Marinated Tofu & Veggie Skewers

During the springtime I taught a lot of cooking classes. The most popular class leading into the summer months was my “Veggie Grilling” class. If you follow me on social media you likely saw a few photos or videos from my classes and you definitely would’ve seen a few shots of the tofu & veggie skewers. I had a lot requests for this recipe and I’m happy to finally be sharing it with you while we’re still in the height of summer.

If you’re new to using tofu this is a great recipe to get you started. Tofu is a very neutral tasting plant-based protein which makes it perfect for marinating. Not to mention that extra firm tofu holds up very well on the grill. If you don't have a barbecue - don’t worry - you can still make this recipe. Follow the recipe exactly, but instead of using a grill, simply bake your skewers on a parchment lined baking sheet at 375 F for 30 - 40 minutes or until the tofu has firmed up and all the veggies are cooked through.

For a long time there was a misconception that if you don’t eat meat, there’s really not much worth grilling. I think these skewers will put that idea to rest. Try out this recipe and let me know if you agree!


Yields anywhere from 8 - 12 skewers or 4 servings.


350 g block of extra firm tofu, diced (big enough to fit on your skewers)
1/3 cup soy sauce or tamari
1/4 cup maple syrup
1/2 teaspoon smoked paprika or a few drops of liquid smoke
1/4 teaspoon chili flakes, optional 
2 garlic cloves, minced
1/2 red onion chopped into big chunks
1 bell pepper cut into large dice
1 zucchini cut into 1/2 inch thick rounds
1 pint cherry or grape tomatoes
1 pint mushrooms of your choice, cleaned off, stems removed


Mix the soy sauce or tamari, maple syrup, smoked paprika or liquid smoke, chili flakes and garlic in a measuring cup to create the marinade. In a wide flat container or casserole dish, add the tofu and pour over the marinade. Cover and transfer the dish to the refrigerator for 1 hour to overnight, mixing occasionally to allow the tofu to absorb the marinade.

Drain the marinade into a saucepan, bring to boil and reduce to a simmer until it thickens, stirring occasionally. This could take about 20 minutes.

While you are reducing the marinade, thread the cubes of tofu and mixed veggies onto skewers.  Once the the marinade has thickened up nicely, brush it over the skewers so all the veggies have a light coating.

Preheat the grill to medium-high. Option to lightly brush the grill with some oil (unless it's nonstick).  Transfer your skewers to the grill and cook the skewers for 5 minutes on each side or until you have nice grill marks.  

Notes from the kitchen:
-For best results, be sure to drain off the excess water from the tofu when you take it out of the package. Then pat the tofu dry with a paper towel or dish cloth. This will allow the tofu to fully absorb the marinade. In case you’re wondering, you do not need to press the tofu, but if you’d like to, go ahead.
-If you’re using wooden skewers and grilling on a barbecue, make sure to soak your skewers in water for at least 30 minutes so that they don’t catch on fire.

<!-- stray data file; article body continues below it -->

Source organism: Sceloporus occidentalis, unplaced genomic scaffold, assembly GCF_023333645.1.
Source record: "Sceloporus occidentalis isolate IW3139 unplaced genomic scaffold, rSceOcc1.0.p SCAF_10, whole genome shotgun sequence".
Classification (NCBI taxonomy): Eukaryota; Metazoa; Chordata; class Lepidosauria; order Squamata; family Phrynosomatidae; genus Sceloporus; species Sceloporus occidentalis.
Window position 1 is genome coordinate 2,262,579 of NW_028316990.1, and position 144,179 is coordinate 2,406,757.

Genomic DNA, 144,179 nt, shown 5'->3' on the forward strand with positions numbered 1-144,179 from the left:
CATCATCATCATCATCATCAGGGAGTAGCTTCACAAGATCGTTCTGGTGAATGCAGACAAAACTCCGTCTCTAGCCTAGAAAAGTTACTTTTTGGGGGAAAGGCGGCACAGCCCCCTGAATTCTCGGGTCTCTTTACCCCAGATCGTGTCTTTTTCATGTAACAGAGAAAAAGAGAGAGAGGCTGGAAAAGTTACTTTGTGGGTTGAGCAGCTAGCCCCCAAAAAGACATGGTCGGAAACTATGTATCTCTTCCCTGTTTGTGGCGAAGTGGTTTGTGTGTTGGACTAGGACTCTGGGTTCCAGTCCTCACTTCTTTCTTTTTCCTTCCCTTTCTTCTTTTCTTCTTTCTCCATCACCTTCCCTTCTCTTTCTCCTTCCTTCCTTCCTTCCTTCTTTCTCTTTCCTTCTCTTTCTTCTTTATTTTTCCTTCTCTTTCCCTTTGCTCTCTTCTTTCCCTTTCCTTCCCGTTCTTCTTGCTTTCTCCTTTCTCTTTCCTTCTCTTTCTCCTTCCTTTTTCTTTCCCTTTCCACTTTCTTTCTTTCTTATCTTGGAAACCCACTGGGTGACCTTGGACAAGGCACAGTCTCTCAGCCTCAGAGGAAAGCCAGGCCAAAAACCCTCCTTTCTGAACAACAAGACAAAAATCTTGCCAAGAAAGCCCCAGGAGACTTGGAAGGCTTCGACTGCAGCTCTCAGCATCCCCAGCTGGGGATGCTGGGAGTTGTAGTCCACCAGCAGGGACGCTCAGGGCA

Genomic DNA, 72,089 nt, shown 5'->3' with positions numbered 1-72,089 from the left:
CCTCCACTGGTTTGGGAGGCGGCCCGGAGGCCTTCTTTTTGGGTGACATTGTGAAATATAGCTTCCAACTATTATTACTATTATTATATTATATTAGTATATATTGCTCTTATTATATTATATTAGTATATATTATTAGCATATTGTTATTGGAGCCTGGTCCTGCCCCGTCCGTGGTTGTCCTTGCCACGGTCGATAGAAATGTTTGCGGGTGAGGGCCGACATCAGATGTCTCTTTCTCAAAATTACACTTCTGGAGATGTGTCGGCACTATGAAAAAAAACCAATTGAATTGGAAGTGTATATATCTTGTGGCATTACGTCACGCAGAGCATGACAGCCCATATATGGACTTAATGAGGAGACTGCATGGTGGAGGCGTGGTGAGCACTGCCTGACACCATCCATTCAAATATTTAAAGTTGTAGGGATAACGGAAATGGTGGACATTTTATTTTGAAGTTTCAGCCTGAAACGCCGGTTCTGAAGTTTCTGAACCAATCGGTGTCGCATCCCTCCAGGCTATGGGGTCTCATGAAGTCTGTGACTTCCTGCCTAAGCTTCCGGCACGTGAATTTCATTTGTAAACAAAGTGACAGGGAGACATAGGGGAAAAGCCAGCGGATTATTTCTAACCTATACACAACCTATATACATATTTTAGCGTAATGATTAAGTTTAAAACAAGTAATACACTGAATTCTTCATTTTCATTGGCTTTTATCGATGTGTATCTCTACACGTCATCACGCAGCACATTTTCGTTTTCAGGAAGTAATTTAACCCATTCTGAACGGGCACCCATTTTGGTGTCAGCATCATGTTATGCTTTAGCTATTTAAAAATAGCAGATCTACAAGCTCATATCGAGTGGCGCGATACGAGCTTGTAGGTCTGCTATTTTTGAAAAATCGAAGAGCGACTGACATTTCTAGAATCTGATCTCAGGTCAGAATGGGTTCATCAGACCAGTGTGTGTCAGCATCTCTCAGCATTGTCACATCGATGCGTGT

This recipe is inspired by the Buddhist Chef’s tofu skewers.

If you enjoyed the recipe I shared above be sure to check out my Plant-Based Breakthrough program, which is a 4 week online crash course in health, nutrition, and meal planning. For details on when the next program starts click here. You can also join the Plant-Based Breakthrough Community on Facebook where I share recipes, inspiration, and information on plant-based nutrition.

Veggie Quinoa "Fried Rice"

One of the best parts of my job is the opportunity to collaborate with others. I work with a variety of brands, health food products, and business owners quite regularly. Although I am self-employed the collaborative nature of my work really fills me up and I rarely feel like I’m working alone.

This blog post was a collaborative effort with Debra Cowie, who is somebody I greatly admire. Debra is a leading Canadian food stylist and photographer known for her gorgeous flat lays and clean aesthetic. She just so happens to live in Ottawa and we have naturally crossed paths over the past few years. Mostly recently Debra expressed an interest in cooking more plant-based foods. She enthusiastically joined Plant-Based Breakthrough, my online nutrition and meal makeover program, and took part in both the winter and spring sessions in 2019. Having her part of the program was a bit intimidating for me because she’s a true foodie, a great cook, and really knows her stuff when it come to all things culinary. I couldn’t have been more thrilled when she said she really enjoyed the recipes and has started incorporating many of them into her rotation. Coming from her, that was one of the highest compliments. She also kindly snapped several beautiful photos of the recipes featured in the program and I’m pleased to share the first (of many!) on my blog this week.

One of Debra’s favourite recipes from the program was my Veggie Quinoa “Fried Rice”. It’s a healthy spin on the classic take-out dish fried rice and features protein-rich quinoa, hearty kale, aromatic spices, and lots of other veggies. Debra served up her Veggie Quinoa “Fried Rice” with a side of smoked tofu and roasted broccoli. See her beautiful photo below and then keep scrolling for the full recipe.

Quinoa Fried Rice.jpg


Yields 4 - 6 servings 


1 cup dry quinoa, rinsed under cold water 
1.5 cups low-sodium organic vegetable broth
1 tablespoon toasted sesame oil or coconut oil
1 bunch kale, stems roughly chopped, leaves ripped or chopped into bite-sized pieces
1 onion, small dice